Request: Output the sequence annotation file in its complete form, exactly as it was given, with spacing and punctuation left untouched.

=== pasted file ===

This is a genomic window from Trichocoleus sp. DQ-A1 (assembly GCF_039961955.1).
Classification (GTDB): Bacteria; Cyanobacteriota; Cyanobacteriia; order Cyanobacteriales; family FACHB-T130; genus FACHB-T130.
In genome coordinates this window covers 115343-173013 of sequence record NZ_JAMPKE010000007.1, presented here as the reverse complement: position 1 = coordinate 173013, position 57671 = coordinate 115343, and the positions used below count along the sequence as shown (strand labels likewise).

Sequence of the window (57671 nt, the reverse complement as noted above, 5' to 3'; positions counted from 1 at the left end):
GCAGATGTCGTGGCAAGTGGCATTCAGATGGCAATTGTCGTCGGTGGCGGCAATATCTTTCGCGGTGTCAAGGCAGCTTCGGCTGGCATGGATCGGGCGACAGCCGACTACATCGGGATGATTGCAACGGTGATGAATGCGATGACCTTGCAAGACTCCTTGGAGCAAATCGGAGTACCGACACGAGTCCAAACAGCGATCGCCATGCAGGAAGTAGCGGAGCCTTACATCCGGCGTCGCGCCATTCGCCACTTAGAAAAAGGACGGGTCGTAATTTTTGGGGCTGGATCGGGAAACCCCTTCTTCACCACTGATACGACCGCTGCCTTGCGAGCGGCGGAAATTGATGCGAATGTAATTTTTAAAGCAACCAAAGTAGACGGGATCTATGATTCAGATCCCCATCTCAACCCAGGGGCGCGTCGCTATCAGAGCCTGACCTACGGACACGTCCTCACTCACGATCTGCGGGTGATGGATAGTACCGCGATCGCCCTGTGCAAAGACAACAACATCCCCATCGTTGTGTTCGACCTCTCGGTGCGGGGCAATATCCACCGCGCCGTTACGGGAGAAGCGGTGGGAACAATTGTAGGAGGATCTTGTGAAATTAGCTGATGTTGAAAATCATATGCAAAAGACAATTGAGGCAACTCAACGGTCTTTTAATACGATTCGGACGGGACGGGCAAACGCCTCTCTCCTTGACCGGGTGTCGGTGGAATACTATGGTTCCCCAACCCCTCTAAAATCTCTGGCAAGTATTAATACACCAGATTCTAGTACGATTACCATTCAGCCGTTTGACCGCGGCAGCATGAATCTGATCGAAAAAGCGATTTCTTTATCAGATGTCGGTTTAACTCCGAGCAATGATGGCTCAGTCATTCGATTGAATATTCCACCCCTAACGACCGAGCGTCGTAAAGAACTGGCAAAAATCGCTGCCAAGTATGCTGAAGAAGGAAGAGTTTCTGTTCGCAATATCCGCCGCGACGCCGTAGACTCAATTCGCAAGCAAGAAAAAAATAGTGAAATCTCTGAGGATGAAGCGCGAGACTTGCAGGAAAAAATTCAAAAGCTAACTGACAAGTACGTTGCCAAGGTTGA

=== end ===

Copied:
This is a genomic window from Trichocoleus sp. DQ-A1 (assembly GCF_039961955.1).
Classification (GTDB): Bacteria; Cyanobacteriota; Cyanobacteriia; order Cyanobacteriales; family FACHB-T130; genus FACHB-T130.
In genome coordinates this window covers 115343-173013 of sequence record NZ_JAMPKE010000007.1, presented here as the reverse complement: position 1 = coordinate 173013, position 57671 = coordinate 115343, and the positions used below count along the sequence as shown (strand labels likewise).

Sequence of the window (57671 nt, the reverse complement as noted above, 5' to 3'; positions counted from 1 at the left end):
GCAGATGTCGTGGCAAGTGGCATTCAGATGGCAATTGTCGTCGGTGGCGGCAATATCTTTCGCGGTGTCAAGGCAGCTTCGGCTGGCATGGATCGGGCGACAGCCGACTACATCGGGATGATTGCAACGGTGATGAATGCGATGACCTTGCAAGACTCCTTGGAGCAAATCGGAGTACCGACACGAGTCCAAACAGCGATCGCCATGCAGGAAGTAGCGGAGCCTTACATCCGGCGTCGCGCCATTCGCCACTTAGAAAAAGGACGGGTCGTAATTTTTGGGGCTGGATCGGGAAACCCCTTCTTCACCACTGATACGACCGCTGCCTTGCGAGCGGCGGAAATTGATGCGAATGTAATTTTTAAAGCAACCAAAGTAGACGGGATCTATGATTCAGATCCCCATCTCAACCCAGGGGCGCGTCGCTATCAGAGCCTGACCTACGGACACGTCCTCACTCACGATCTGCGGGTGATGGATAGTACCGCGATCGCCCTGTGCAAAGACAACAACATCCCCATCGTTGTGTTCGACCTCTCGGTGCGGGGCAATATCCACCGCGCCGTTACGGGAGAAGCGGTGGGAACAATTGTAGGAGGATCTTGTGAAATTAGCTGATGTTGAAAATCATATGCAAAAGACAATTGAGGCAACTCAACGGTCTTTTAATACGATTCGGACGGGACGGGCAAACGCCTCTCTCCTTGACCGGGTGTCGGTGGAATACTATGGTTCCCCAACCCCTCTAAAATCTCTGGCAAGTATTAATACACCAGATTCTAGTACGATTACCATTCAGCCGTTTGACCGCGGCAGCATGAATCTGATCGAAAAAGCGATTTCTTTATCAGATGTCGGTTTAACTCCGAGCAATGATGGCTCAGTCATTCGATTGAATATTCCACCCCTAACGACCGAGCGTCGTAAAGAACTGGCAAAAATCGCTGCCAAGTATGCTGAAGAAGGAAGAGTTTCTGTTCGCAATATCCGCCGCGACGCCGTAGACTCAATTCGCAAGCAAGAAAAAAATAGTGAAATCTCTGAGGATGAAGCGCGAGACTTGCAGGAAAAAATTCAAAAGCTAACTGACAAGTACGTTGCCAAGGTTGA